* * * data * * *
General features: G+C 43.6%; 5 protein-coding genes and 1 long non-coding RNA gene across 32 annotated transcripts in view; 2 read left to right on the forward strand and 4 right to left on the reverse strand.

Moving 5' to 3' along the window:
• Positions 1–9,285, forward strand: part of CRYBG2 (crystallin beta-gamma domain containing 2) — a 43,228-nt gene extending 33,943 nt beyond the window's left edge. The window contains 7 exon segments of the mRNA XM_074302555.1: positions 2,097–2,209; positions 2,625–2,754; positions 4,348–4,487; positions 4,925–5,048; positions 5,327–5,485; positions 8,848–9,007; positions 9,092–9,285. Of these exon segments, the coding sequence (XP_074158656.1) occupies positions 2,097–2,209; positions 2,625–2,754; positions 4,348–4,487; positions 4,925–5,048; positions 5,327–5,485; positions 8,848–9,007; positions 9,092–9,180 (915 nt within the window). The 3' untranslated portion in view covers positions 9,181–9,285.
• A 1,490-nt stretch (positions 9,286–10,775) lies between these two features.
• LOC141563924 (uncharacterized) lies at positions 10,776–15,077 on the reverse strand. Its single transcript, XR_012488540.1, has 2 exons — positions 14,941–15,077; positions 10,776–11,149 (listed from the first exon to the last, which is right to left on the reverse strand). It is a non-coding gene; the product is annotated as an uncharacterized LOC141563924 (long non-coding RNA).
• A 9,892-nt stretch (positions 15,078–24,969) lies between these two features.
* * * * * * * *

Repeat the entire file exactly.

General features: G+C 43.6%; 5 protein-coding genes and 1 long non-coding RNA gene across 32 annotated transcripts in view; 2 read left to right on the forward strand and 4 right to left on the reverse strand.

Moving 5' to 3' along the window:
• Positions 1–9,285, forward strand: part of CRYBG2 (crystallin beta-gamma domain containing 2) — a 43,228-nt gene extending 33,943 nt beyond the window's left edge. The window contains 7 exon segments of the mRNA XM_074302555.1: positions 2,097–2,209; positions 2,625–2,754; positions 4,348–4,487; positions 4,925–5,048; positions 5,327–5,485; positions 8,848–9,007; positions 9,092–9,285. Of these exon segments, the coding sequence (XP_074158656.1) occupies positions 2,097–2,209; positions 2,625–2,754; positions 4,348–4,487; positions 4,925–5,048; positions 5,327–5,485; positions 8,848–9,007; positions 9,092–9,180 (915 nt within the window). The 3' untranslated portion in view covers positions 9,181–9,285.
• A 1,490-nt stretch (positions 9,286–10,775) lies between these two features.
• LOC141563924 (uncharacterized) lies at positions 10,776–15,077 on the reverse strand. Its single transcript, XR_012488540.1, has 2 exons — positions 14,941–15,077; positions 10,776–11,149 (listed from the first exon to the last, which is right to left on the reverse strand). It is a non-coding gene; the product is annotated as an uncharacterized LOC141563924 (long non-coding RNA).
• A 9,892-nt stretch (positions 15,078–24,969) lies between these two features.